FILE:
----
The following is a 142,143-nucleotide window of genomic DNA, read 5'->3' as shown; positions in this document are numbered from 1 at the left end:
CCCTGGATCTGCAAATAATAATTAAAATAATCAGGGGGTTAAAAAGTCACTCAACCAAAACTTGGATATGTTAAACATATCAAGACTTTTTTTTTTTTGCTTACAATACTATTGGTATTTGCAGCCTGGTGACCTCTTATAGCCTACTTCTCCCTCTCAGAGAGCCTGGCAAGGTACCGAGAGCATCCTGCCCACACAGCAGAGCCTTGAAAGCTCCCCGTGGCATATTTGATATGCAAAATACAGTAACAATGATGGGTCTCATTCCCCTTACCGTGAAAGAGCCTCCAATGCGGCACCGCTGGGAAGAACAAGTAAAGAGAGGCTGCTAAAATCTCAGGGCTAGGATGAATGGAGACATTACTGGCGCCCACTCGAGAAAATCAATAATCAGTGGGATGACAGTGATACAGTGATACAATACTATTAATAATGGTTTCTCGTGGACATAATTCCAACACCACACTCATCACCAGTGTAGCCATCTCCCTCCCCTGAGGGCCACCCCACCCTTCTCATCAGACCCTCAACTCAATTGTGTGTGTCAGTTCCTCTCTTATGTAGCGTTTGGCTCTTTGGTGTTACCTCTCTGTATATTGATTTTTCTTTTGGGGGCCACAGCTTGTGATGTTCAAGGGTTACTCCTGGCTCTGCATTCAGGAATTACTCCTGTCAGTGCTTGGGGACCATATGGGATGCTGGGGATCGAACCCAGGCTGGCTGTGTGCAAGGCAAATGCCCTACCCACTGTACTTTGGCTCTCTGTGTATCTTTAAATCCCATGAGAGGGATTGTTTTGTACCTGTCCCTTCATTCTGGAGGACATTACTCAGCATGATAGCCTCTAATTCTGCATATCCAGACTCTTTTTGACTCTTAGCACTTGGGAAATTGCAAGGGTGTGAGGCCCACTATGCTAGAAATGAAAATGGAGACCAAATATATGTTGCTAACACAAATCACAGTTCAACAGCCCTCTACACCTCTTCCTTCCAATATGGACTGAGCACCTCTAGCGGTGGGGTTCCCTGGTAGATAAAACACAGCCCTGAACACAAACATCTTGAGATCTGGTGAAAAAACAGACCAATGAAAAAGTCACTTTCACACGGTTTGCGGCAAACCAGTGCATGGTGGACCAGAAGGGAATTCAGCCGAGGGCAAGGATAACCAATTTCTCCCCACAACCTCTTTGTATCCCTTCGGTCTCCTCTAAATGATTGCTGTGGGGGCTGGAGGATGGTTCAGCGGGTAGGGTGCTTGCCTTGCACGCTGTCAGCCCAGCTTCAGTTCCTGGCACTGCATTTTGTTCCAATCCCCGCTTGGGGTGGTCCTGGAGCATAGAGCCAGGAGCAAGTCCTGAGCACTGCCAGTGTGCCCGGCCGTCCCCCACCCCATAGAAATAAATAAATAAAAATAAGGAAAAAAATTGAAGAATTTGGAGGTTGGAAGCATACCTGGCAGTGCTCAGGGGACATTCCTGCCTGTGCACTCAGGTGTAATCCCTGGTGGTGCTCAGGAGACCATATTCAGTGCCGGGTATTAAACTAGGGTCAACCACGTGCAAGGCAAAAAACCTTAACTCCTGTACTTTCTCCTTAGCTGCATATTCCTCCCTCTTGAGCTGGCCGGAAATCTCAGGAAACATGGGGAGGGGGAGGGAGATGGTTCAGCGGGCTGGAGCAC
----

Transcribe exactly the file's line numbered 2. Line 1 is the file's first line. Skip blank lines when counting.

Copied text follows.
CCCTGGATCTGCAAATAATAATTAAAATAATCAGGGGGTTAAAAAGTCACTCAACCAAAACTTGGATATGTTAAACATATCAAGACTTTTTTTTTTTTGCTTACAATACTATTGGTATTTGCAGCCTGGTGACCTCTTATAGCCTACTTCTCCCTCTCAGAGAGCCTGGCAAGGTACCGAGAGCATCCTGCCCACACAGCAGAGCCTTGAAAGCTCCCCGTGGCATATTTGATATGCAAAATACAGTAACAATGATGGGTCTCATTCCCCTTACCGTGAAAGAGCCTCCAATGCGGCACCGCTGGGAAGAACAAGTAAAGAGAGGCTGCTAAAATCTCAGGGCTAGGATGAATGGAGACATTACTGGCGCCCACTCGAGAAAATCAATAATCAGTGGGATGACAGTGATACAGTGATACAATACTATTAATAATGGTTTCTCGTGGACATAATTCCAACACCACACTCATCACCAGTGTAGCCATCTCCCTCCCCTGAGGGCCACCCCACCCTTCTCATCAGACCCTCAACTCAATTGTGTGTGTCAGTTCCTCTCTTATGTAGCGTTTGGCTCTTTGGTGTTACCTCTCTGTATATTGATTTTTCTTTTGGGGGCCACAGCTTGTGATGTTCAAGGGTTACTCCTGGCTCTGCATTCAGGAATTACTCCTGTCAGTGCTTGGGGACCATATGGGATGCTGGGGATCGAACCCAGGCTGGCTGTGTGCAAGGCAAATGCCCTACCCACTGTACTTTGGCTCTCTGTGTATCTTTAAATCCCATGAGAGGGATTGTTTTGTACCTGTCCCTTCATTCTGGAGGACATTACTCAGCATGATAGCCTCTAATTCTGCATATCCAGACTCTTTTTGACTCTTAGCACTTGGGAAATTGCAAGGGTGTGAGGCCCACTATGCTAGAAATGAAAATGGAGACCAAATATATGTTGCTAACACAAATCACAGTTCAACAGCCCTCTACACCTCTTCCTTCCAATATGGACTGAGCACCTCTAGCGGTGGGGTTCCCTGGTAGATAAAACACAGCCCTGAACACAAACATCTTGAGATCTGGTGAAAAAACAGACCAATGAAAAAGTCACTTTCACACGGTTTGCGGCAAACCAGTGCATGGTGGACCAGAAGGGAATTCAGCCGAGGGCAAGGATAACCAATTTCTCCCCACAACCTCTTTGTATCCCTTCGGTCTCCTCTAAATGATTGCTGTGGGGGCTGGAGGATGGTTCAGCGGGTAGGGTGCTTGCCTTGCACGCTGTCAGCCCAGCTTCAGTTCCTGGCACTGCATTTTGTTCCAATCCCCGCTTGGGGTGGTCCTGGAGCATAGAGCCAGGAGCAAGTCCTGAGCACTGCCAGTGTGCCCGGCCGTCCCCCACCCCATAGAAATAAATAAATAAAAATAAGGAAAAAAATTGAAGAATTTGGAGGTTGGAAGCATACCTGGCAGTGCTCAGGGGACATTCCTGCCTGTGCACTCAGGTGTAATCCCTGGTGGTGCTCAGGAGACCATATTCAGTGCCGGGTATTAAACTAGGGTCAACCACGTGCAAGGCAAAAAACCTTAACTCCTGTACTTTCTCCTTAGCTGCATATTCCTCCCTCTTGAGCTGGCCGGAAATCTCAGGAAACATGGGGAGGGGGAGGGAGATGGTTCAGCGGGCTGGAGCAC